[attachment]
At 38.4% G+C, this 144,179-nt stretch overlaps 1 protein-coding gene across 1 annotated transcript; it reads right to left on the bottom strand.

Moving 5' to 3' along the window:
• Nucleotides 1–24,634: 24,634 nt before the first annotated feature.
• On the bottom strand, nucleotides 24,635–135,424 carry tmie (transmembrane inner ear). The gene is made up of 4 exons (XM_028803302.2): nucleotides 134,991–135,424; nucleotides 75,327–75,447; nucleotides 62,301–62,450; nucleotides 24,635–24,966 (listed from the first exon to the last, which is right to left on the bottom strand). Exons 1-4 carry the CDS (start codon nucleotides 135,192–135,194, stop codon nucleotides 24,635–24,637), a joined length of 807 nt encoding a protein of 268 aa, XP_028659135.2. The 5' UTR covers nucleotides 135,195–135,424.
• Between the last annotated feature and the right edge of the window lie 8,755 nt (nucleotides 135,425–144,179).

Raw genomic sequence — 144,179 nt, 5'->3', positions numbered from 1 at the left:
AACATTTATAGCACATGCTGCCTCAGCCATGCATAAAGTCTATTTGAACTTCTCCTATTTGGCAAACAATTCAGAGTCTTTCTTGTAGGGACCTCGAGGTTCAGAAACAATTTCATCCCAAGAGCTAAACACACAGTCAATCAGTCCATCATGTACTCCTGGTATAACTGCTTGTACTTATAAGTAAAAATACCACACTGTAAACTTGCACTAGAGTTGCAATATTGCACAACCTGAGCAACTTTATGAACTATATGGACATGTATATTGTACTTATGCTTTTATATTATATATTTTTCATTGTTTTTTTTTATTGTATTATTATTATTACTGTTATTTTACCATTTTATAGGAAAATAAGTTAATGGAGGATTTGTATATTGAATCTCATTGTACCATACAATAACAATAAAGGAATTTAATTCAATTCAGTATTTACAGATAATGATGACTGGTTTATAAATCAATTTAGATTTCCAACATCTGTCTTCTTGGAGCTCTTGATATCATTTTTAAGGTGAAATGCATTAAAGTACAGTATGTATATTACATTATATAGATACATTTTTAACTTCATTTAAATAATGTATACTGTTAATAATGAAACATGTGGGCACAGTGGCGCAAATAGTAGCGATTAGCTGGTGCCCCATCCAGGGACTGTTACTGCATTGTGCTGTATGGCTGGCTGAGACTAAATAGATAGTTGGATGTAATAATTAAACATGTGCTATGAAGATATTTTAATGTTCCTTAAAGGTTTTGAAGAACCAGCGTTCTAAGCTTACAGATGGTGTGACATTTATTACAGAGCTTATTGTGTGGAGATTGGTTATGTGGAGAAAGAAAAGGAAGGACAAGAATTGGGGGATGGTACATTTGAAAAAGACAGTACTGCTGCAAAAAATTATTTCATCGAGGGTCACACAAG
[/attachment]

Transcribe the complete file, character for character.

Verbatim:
At 38.4% G+C, this 144,179-nt stretch overlaps 1 protein-coding gene across 1 annotated transcript; it reads right to left on the bottom strand.

Moving 5' to 3' along the window:
• Nucleotides 1–24,634: 24,634 nt before the first annotated feature.
• On the bottom strand, nucleotides 24,635–135,424 carry tmie (transmembrane inner ear). The gene is made up of 4 exons (XM_028803302.2): nucleotides 134,991–135,424; nucleotides 75,327–75,447; nucleotides 62,301–62,450; nucleotides 24,635–24,966 (listed from the first exon to the last, which is right to left on the bottom strand). Exons 1-4 carry the CDS (start codon nucleotides 135,192–135,194, stop codon nucleotides 24,635–24,637), a joined length of 807 nt encoding a protein of 268 aa, XP_028659135.2. The 5' UTR covers nucleotides 135,195–135,424.
• Between the last annotated feature and the right edge of the window lie 8,755 nt (nucleotides 135,425–144,179).

Raw genomic sequence — 144,179 nt, 5'->3', positions numbered from 1 at the left:
AACATTTATAGCACATGCTGCCTCAGCCATGCATAAAGTCTATTTGAACTTCTCCTATTTGGCAAACAATTCAGAGTCTTTCTTGTAGGGACCTCGAGGTTCAGAAACAATTTCATCCCAAGAGCTAAACACACAGTCAATCAGTCCATCATGTACTCCTGGTATAACTGCTTGTACTTATAAGTAAAAATACCACACTGTAAACTTGCACTAGAGTTGCAATATTGCACAACCTGAGCAACTTTATGAACTATATGGACATGTATATTGTACTTATGCTTTTATATTATATATTTTTCATTGTTTTTTTTTATTGTATTATTATTATTACTGTTATTTTACCATTTTATAGGAAAATAAGTTAATGGAGGATTTGTATATTGAATCTCATTGTACCATACAATAACAATAAAGGAATTTAATTCAATTCAGTATTTACAGATAATGATGACTGGTTTATAAATCAATTTAGATTTCCAACATCTGTCTTCTTGGAGCTCTTGATATCATTTTTAAGGTGAAATGCATTAAAGTACAGTATGTATATTACATTATATAGATACATTTTTAACTTCATTTAAATAATGTATACTGTTAATAATGAAACATGTGGGCACAGTGGCGCAAATAGTAGCGATTAGCTGGTGCCCCATCCAGGGACTGTTACTGCATTGTGCTGTATGGCTGGCTGAGACTAAATAGATAGTTGGATGTAATAATTAAACATGTGCTATGAAGATATTTTAATGTTCCTTAAAGGTTTTGAAGAACCAGCGTTCTAAGCTTACAGATGGTGTGACATTTATTACAGAGCTTATTGTGTGGAGATTGGTTATGTGGAGAAAGAAAAGGAAGGACAAGAATTGGGGGATGGTACATTTGAAAAAGACAGTACTGCTGCAAAAAATTATTTCATCGAGGGTCACACAAG